Independence develops its own city hall
Daily Journal of Commerce
June 15th 2009
Mike Danko thought he'd be finding a developer to build a new city hall for the city of Independence. Instead, he became the developer.
Danko is both the community development director and the public works director for Independence, a mid-Willamette Valley town of approximately 8,000 people. That makes him a very busy guy.
The recession and finance crunch are making him even busier. Originally, city officials wanted to bring in a firm to develop the new Independence Civic Center. The firm would own the building and lease it back to the city, eventually selling it to the city outright.
But banks balked at that deal, Danko said. Developer and general contractor Joseph Hughes Construction was unable to get financing for the $8 million project. Slayden Construction was also attached to the project before financing fell through.
Now, Independence will own the building. The city has issued a bid for a contractor to build the 36,000-square-foot building. The bid date is 2 p.m. on Wednesday.
The city is issuing bonds to pay for the project, backed by funding from its urban renewal district, which covers much of its T-shaped downtown along Highway 51 and Main Street.
The building will house Independence's city council chambers, police department and administrative offices. The building, designed by Myhre Group Architects, features an open multistory lobby and large windows to allow daylight to reach all offices.
City officials can hardly contain their excitement over the new building, Danko said. That's because the current building can hardly contain them.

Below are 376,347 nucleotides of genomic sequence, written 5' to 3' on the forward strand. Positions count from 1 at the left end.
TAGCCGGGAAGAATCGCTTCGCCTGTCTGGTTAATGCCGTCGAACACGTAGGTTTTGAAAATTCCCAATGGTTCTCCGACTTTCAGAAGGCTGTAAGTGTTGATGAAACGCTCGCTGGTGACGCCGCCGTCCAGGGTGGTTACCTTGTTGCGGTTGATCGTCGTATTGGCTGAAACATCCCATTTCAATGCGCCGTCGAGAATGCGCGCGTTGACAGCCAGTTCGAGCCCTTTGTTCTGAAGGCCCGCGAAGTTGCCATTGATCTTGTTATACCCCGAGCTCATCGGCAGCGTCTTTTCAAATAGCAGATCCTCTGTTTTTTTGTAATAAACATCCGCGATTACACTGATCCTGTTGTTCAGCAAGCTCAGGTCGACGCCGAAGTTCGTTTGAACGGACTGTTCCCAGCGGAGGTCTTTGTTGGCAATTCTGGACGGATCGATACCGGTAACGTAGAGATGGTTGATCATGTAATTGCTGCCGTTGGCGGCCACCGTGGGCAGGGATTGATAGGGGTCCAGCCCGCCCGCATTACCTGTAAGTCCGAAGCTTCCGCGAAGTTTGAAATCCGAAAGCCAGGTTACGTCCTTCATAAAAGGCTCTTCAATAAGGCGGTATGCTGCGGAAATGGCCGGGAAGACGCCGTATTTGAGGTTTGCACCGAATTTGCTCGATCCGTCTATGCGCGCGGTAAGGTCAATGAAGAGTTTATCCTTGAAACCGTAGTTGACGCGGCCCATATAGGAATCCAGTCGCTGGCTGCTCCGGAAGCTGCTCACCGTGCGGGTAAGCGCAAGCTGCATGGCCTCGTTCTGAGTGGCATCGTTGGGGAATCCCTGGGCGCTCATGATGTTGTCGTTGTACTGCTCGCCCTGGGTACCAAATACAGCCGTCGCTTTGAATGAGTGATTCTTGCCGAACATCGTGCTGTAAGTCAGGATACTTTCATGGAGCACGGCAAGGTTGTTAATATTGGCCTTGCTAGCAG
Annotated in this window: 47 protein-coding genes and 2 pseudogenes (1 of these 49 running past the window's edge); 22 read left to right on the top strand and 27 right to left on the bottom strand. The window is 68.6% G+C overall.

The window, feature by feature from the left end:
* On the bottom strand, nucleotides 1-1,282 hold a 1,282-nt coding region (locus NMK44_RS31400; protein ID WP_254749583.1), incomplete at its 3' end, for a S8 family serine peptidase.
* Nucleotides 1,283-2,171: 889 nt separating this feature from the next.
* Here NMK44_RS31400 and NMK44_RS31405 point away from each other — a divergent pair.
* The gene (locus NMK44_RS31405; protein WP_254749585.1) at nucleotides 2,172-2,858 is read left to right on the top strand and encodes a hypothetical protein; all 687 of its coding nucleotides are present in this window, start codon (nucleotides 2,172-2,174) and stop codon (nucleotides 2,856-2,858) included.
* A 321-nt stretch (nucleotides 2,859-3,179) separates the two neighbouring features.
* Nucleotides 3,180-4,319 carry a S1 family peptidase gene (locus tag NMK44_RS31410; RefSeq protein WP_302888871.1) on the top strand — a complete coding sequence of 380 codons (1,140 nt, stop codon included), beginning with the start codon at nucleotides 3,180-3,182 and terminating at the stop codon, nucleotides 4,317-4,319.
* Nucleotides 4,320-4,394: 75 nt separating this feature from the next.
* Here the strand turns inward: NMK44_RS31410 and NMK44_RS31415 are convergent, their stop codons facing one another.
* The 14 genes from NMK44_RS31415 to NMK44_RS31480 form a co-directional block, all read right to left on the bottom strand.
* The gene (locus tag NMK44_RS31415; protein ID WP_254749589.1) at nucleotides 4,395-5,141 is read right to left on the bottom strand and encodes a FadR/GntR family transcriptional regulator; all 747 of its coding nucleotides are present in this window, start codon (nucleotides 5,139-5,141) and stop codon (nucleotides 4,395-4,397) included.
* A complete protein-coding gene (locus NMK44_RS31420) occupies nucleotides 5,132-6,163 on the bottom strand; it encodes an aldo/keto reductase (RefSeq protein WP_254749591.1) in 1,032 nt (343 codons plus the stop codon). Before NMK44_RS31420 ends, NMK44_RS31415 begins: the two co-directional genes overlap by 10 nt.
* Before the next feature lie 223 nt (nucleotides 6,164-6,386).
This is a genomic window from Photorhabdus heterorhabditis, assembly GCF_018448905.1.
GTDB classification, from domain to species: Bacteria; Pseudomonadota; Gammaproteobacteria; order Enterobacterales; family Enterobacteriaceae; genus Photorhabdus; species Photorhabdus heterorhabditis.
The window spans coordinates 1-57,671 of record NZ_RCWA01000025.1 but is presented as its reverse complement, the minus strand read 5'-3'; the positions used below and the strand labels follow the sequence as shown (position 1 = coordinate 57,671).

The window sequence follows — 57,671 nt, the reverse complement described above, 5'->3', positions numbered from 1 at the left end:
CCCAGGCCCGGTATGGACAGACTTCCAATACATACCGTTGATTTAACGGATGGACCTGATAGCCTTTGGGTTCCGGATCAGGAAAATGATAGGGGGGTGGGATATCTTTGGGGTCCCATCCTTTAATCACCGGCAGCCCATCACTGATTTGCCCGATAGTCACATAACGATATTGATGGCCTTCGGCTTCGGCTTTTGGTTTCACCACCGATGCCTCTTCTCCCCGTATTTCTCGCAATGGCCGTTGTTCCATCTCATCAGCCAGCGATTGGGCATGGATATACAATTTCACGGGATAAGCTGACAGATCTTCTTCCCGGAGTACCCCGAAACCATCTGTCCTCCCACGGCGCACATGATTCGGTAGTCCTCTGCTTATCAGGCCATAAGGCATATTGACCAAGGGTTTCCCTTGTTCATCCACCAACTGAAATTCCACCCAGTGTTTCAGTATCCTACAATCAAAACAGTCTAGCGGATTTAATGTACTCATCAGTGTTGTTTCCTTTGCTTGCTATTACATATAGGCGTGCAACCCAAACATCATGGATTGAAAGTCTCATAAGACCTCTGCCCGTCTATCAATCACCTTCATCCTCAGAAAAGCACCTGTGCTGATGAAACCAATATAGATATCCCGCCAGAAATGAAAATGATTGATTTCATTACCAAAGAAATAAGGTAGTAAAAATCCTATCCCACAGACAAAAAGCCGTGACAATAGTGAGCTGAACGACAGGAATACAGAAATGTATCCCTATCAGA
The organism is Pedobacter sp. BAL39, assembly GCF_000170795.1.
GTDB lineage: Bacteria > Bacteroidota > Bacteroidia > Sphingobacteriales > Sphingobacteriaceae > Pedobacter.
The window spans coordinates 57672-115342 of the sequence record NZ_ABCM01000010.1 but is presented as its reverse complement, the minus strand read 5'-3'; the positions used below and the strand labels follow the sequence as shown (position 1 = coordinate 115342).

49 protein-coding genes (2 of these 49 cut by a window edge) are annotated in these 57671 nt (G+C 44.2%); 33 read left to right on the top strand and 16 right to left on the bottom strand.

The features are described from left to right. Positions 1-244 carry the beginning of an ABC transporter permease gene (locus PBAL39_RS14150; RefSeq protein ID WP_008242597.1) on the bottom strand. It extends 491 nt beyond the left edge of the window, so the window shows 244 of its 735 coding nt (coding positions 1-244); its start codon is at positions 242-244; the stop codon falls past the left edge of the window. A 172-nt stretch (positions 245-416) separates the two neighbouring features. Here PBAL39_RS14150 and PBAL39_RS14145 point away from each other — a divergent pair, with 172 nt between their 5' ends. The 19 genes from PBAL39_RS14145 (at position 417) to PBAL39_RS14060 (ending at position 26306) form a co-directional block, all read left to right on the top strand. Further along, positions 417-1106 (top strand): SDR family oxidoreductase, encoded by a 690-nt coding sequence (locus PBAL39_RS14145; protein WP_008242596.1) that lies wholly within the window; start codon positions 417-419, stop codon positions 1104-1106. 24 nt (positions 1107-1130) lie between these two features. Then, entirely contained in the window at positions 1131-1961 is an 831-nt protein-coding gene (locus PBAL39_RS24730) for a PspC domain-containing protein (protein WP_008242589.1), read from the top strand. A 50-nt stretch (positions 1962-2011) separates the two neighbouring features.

"It's way, way, way too small," Danko said. "The architects, when they did a study of our current needs, said we needed 16,000 square feet. This building is 9,000."
The cramped quarters leave no room for storage, and have left employees in less-than-ideal working conditions. "We've got staff in two old jail cells," Danko said. "We've got staff in the hallway."
Independence is thinking big for its new building. The new civic center will be four times the size of the existing city hall.
That takes into consideration the growth expected to continue in the community. From 2000 to 2007, Independence grew by 31 percent, from around 6,000 people to 7,900 people.
The new civic center will live up to its name, Danko said, serving more than just city employees. "We need a new public building that will provide space for the public and groups and advisory committees, places to meet.
"We have one conference room and it's booked all the time."
The new building will anchor the south end of downtown, between E and F streets on South Main Street. Construction could start this summer and wrap up in fall 2010.
Danko expects the project to go smoothly with the city running things. But part of him wishes one of the developer lease-buyback deals went through.
"It would be a turnkey operation," he said. "Now, my summer just went away."